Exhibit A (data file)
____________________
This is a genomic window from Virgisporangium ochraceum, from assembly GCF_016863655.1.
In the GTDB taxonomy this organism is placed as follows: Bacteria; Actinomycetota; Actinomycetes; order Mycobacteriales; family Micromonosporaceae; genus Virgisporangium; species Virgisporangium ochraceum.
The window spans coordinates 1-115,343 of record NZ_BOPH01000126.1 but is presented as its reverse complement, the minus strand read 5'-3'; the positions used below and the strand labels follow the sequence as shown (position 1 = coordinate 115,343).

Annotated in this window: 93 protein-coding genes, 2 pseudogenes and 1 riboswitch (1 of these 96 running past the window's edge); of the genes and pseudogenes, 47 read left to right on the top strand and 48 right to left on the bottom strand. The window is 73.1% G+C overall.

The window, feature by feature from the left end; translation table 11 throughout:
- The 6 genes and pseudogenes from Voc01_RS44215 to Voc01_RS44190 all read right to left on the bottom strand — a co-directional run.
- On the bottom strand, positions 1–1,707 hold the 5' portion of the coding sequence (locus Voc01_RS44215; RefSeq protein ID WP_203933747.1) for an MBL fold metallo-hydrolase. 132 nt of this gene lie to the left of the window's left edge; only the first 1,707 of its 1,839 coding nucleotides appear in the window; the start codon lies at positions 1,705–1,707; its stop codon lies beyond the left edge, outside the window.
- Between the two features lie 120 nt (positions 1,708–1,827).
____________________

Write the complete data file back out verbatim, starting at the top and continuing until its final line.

This is a genomic window from Virgisporangium ochraceum, from assembly GCF_016863655.1.
In the GTDB taxonomy this organism is placed as follows: Bacteria; Actinomycetota; Actinomycetes; order Mycobacteriales; family Micromonosporaceae; genus Virgisporangium; species Virgisporangium ochraceum.
The window spans coordinates 1-115,343 of record NZ_BOPH01000126.1 but is presented as its reverse complement, the minus strand read 5'-3'; the positions used below and the strand labels follow the sequence as shown (position 1 = coordinate 115,343).

Annotated in this window: 93 protein-coding genes, 2 pseudogenes and 1 riboswitch (1 of these 96 running past the window's edge); of the genes and pseudogenes, 47 read left to right on the top strand and 48 right to left on the bottom strand. The window is 73.1% G+C overall.

The window, feature by feature from the left end; translation table 11 throughout:
- The 6 genes and pseudogenes from Voc01_RS44215 to Voc01_RS44190 all read right to left on the bottom strand — a co-directional run.
- On the bottom strand, positions 1–1,707 hold the 5' portion of the coding sequence (locus Voc01_RS44215; RefSeq protein ID WP_203933747.1) for an MBL fold metallo-hydrolase. 132 nt of this gene lie to the left of the window's left edge; only the first 1,707 of its 1,839 coding nucleotides appear in the window; the start codon lies at positions 1,705–1,707; its stop codon lies beyond the left edge, outside the window.
- Between the two features lie 120 nt (positions 1,708–1,827).